Do I have a muse? Or just a buddy who likes to talk a lot? Someone I regularly bounce ideas off of, or just like to listen talk about the general wackiness of their daily antics? I’ll call them up. No, I don’t text them. This is an emoji-free zone. The entire point here is for me to get some fresh input and perspective. This is what I think of as the “cliff machine” effect. Do you know those ridiculous yet tempting arcade machines where piles of tokens, gift cards, dollar bills or whatever are sitting on a little shelf with little pusher arms constantly threatening to dump them over the ledge and (hopefully) out into your waiting, greedy hands? My muse (and yours) is those pusher arms.
If none of the above seems to do the trick, I might just need to leave. Literally, get up, leave my house, apartment, office, basement dungeon, go outside and do something else. It may be that I need the stimulation, or perhaps some inspiration. I should probably have called this section “Shuns”, because perspiration is another thing that could help. I’ll do something active. Get on with my day or make a new one. When I return to that mocking blank page, I may just be able to fill it.
The Spine Cracker.
Now these suggestions are just starting to sound like wrestling finishing moves, aren’t they? What I mean by “spine cracker” is that luscious sound some new books make when you open them up and the glue breaks just so. I don’t need to read an actual, real book for this to work — I can open my Kindle app instead — but holding a few ounces to a couple pounds of pressed wood pulp in my hands may be better for my memory than poring over pixels. It’s a generally accepted rule of thumb that to get better at writing a person should get better at reading, so following this tip might just inspire you and get you in the mood to do some creating of your own.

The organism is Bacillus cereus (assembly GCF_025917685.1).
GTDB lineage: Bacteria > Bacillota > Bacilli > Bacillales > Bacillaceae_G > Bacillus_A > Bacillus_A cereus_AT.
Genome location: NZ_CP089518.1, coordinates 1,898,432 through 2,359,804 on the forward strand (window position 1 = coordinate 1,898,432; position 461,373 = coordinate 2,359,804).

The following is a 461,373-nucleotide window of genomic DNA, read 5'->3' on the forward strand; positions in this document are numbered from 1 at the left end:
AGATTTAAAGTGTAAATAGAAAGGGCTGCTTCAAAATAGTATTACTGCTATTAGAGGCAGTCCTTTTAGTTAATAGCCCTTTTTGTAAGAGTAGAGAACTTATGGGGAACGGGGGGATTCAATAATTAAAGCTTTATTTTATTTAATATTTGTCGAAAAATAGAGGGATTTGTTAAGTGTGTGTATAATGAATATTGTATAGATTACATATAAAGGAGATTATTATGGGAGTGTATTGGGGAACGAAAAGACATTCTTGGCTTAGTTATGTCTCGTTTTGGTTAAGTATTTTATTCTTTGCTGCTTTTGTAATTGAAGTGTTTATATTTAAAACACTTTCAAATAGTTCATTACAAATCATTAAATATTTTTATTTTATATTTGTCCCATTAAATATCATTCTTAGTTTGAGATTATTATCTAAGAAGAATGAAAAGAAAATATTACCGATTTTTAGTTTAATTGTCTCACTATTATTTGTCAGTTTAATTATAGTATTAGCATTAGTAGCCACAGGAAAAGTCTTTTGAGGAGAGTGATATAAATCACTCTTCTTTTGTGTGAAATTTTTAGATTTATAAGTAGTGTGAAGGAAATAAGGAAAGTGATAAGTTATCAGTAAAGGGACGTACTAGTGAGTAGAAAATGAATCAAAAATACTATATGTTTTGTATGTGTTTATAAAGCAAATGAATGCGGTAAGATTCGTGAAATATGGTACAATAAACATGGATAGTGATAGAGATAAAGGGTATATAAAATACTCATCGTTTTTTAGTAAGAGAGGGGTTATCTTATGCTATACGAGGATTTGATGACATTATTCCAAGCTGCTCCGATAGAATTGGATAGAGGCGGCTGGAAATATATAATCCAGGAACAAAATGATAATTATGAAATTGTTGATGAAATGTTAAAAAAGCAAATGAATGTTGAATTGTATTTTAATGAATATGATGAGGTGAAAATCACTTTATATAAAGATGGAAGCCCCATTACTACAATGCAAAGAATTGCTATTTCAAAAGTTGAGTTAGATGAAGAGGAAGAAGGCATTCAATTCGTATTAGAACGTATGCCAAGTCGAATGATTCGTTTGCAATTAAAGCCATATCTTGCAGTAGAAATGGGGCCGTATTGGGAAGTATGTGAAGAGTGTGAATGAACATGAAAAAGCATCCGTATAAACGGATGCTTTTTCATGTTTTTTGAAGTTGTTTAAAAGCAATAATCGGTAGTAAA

Where words fail, music speaks. — Hans Christian Andersen
Time to crank up some of my favorite tunes, whether they be from Baez, Bono, or Bach. Or maybe I’m in the mood for one of my preferred movie soundtracks, like that from Raiders of the Lost Ark or Superman: The Movie. Sounds generate emotion, and emotion generates comprehension. I let the music speak through me by unlocking doors in my memory that I might not have considered opening for days, months or years.
Above all else, I don’t stop. I don’t quit and give up trying to write that day because my brain is hurting or I’m having some “thinky pain”.
Thank you for reading and sharing!